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  1. Hello and a happy new year, like every year my U. menziesii are in flower:
    8 points
  2. It was suggested that, since Brexit, the UK & EU sales & trading sections be separated. This is due to Customs, CITES & Phytosanitary certificate requirements. I've done this now, although there's no way I'm going to go through and move historical posts around to put them in the right section. That would be a hell of a lot of work.
    8 points
  3. I'd like to welcome Marcel van den Broek to the moderating staff of CPUK Forum. Marcel is eagle eyed for spammers and I'm sure he'll do a great job helping to keep things clean and tidy. Thank you for your service, @Marcel van den Broek
    7 points
  4. Pinguicula season is advancing in southern Spain. Here, a large flowering clump of P. vallisneriifolia. One of my favourite species, fortunately still with several healthy populations with hundreds to thousands of plants. This species typically grows on calcareous cliffs that are very wet year round, often with some running water. Cold in winter, with frequent frosts (but not or rarely freezing solid), and hot in summer, although the places where the plants sit remain relatively fresh. It is one of the largest species, large adult plants may have leaves over 25 cm long! I
    5 points
  5. My collection has expanded quite a bit since my last post here Here's a couple of my favorites- Hurricane Creek White Mike King clone F And Splinter Hill from Mike King- The Bog Island is doing really well- Overall, it's a lot of fun collecting these and hope you enjoy the photos!
    4 points
  6. in the weekend of the 9th and 10th of October Carnivora will host an EEE! Well, unless the rules relating to the COVID situation change of course. The Botanical garden in Leiden has agreed to host this weekend, so great location... check! As we are all dying to get a descent event on the menu again let's keep our fingers crossed that the sailing is smooth. More details will follow as they develop.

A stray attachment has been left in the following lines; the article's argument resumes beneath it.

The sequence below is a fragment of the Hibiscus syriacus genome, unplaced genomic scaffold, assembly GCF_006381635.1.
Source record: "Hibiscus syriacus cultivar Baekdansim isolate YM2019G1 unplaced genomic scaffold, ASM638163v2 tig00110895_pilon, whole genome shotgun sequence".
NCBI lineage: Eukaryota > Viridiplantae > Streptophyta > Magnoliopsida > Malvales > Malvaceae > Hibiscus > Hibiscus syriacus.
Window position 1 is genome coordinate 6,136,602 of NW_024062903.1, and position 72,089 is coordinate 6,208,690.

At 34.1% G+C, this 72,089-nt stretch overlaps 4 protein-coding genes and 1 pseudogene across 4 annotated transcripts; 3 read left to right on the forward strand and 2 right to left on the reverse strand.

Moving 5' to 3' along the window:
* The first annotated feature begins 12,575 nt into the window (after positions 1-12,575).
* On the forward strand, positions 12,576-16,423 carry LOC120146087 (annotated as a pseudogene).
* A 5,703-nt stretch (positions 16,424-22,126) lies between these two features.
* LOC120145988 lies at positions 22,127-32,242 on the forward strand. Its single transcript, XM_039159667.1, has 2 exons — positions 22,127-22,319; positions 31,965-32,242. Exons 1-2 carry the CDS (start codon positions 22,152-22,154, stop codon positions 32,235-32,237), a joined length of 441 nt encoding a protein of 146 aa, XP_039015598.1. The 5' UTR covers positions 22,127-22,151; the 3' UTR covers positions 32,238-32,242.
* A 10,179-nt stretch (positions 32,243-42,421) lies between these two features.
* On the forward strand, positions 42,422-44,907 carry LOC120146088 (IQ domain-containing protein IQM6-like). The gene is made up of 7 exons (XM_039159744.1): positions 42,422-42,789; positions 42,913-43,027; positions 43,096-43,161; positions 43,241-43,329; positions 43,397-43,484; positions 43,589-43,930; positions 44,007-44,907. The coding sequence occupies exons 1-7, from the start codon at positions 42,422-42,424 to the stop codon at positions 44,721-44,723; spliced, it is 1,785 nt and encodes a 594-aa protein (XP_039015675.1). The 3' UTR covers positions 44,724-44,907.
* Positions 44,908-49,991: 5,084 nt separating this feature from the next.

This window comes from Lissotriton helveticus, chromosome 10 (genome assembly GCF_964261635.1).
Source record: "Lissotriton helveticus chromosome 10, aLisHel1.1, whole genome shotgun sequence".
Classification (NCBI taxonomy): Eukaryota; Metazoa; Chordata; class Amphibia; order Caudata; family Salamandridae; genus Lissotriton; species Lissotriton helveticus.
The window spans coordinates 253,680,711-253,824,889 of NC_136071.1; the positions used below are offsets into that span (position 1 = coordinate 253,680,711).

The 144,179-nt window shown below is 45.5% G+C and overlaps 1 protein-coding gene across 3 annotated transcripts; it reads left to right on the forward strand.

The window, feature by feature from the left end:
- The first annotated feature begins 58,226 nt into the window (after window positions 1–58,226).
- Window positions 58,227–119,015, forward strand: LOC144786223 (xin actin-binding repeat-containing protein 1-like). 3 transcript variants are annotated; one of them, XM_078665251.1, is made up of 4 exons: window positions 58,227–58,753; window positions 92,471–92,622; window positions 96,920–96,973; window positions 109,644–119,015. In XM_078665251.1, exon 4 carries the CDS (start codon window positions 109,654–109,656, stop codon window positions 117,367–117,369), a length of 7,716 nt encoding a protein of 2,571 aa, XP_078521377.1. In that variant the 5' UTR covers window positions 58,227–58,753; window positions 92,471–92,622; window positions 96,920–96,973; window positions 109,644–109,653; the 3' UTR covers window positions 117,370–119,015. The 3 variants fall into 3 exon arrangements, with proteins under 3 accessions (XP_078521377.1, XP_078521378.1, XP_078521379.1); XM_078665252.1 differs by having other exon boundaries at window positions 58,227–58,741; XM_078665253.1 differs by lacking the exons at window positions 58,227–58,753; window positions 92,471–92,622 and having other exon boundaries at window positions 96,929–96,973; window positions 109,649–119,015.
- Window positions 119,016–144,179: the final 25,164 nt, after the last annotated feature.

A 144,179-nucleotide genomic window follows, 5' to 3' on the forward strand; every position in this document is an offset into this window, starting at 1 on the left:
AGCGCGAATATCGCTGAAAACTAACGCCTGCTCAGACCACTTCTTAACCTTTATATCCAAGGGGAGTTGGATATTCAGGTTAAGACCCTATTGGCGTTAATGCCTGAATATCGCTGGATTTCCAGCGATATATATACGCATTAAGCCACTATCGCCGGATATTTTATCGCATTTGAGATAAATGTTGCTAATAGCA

4 points
  7. Something people from the East coast of North America probably see frequently, but for me it is very exciting to induce Utricularia inflata flowering at home, after a few years growing it (container with clean water obviously just for the photo). It is a very elegant plant, the peduncle ca. 15-20 cm long, and can get much longer. And the flowers are nicely scented.
    4 points
  8. Here are the first photos of my greenhouse this year. I'll add to them as the season progresses. Mainly flavas on this side: Hybrids in the centre: Alata (not in shot), leucophylla, oreophila and sundry other plants on the right: As I've repotted nearly all my plants I have one or two divisions kept under the bench: And finally for now, here's a photo of my Goldie which fortunately has survived brown rhizome rot:
    4 points
  9. Here they are. Plants of a friend of mine
    4 points
  10. A bunch of pucs from my tropical greenhiuse, some are from 2020 others more recent :) received_719069172303552.webp received_5680486071976977.webp received_127415405903678.webp
    4 points
  11. Hello all, at this link of Italian CP Society website - https://www.aipcnet.it/carnivorous-docs/ - you can find and download, in addition to some interesting Pdf-English version of some articles published on our journal, the following "Special Issues", numbers of our newsletter completely devoted to one subject: - “The Mexican Pinguicula” - by Gabriele Basso - “The Drosera petiolaris complex” - by Maurizio Saroldi - “A tour of the Venezuelan Gran Sabana and some of its Tepuis” -by Andy Smith - “Carnivorous field trip in Abruzzo” – by Gabriele Basso - And the new
    4 points
  12. Cephalotus 'Bananito' is seedgrown C. 'Eden Black" x self. The clone has unusual tall, slim and quite elongated pitchers in the adult pitchers... Cephalotus 'Bananito' left versus its parent C. 'Eden Black' right
    4 points
  13. One of the early wet season Drosera, part of the Petiolaris Complex. Interestingly, in an area about 1 kilometre long by 100 metres wide (between canopied woodland forest and wet season inundated ground) it almost carpeted the ground and was the only Drosera present. Habitat: generally open area with very little or no canopy, soil a sandy loam with lateritic gravel sometimes with scattered larger lateritic rocks.
    4 points
  14. Hello everyone, There are a lot of amazing pictures of heliamphora and a lot of talented growers with perfect plants growing in perfect conditions. I've been growing heliamphora in amateur conditions in my bedroom for almost 8 years now and I just wanted to share that it's possible to have nice plants without extra night temperature drops or expensive cooling systems. Having said that, I'm a bit of a plant freak and I'd love to provide my plants with the best conditions possible, so I'm constantly thinking of employing an efficient and cost-effective cooling system. In my situation, I'm t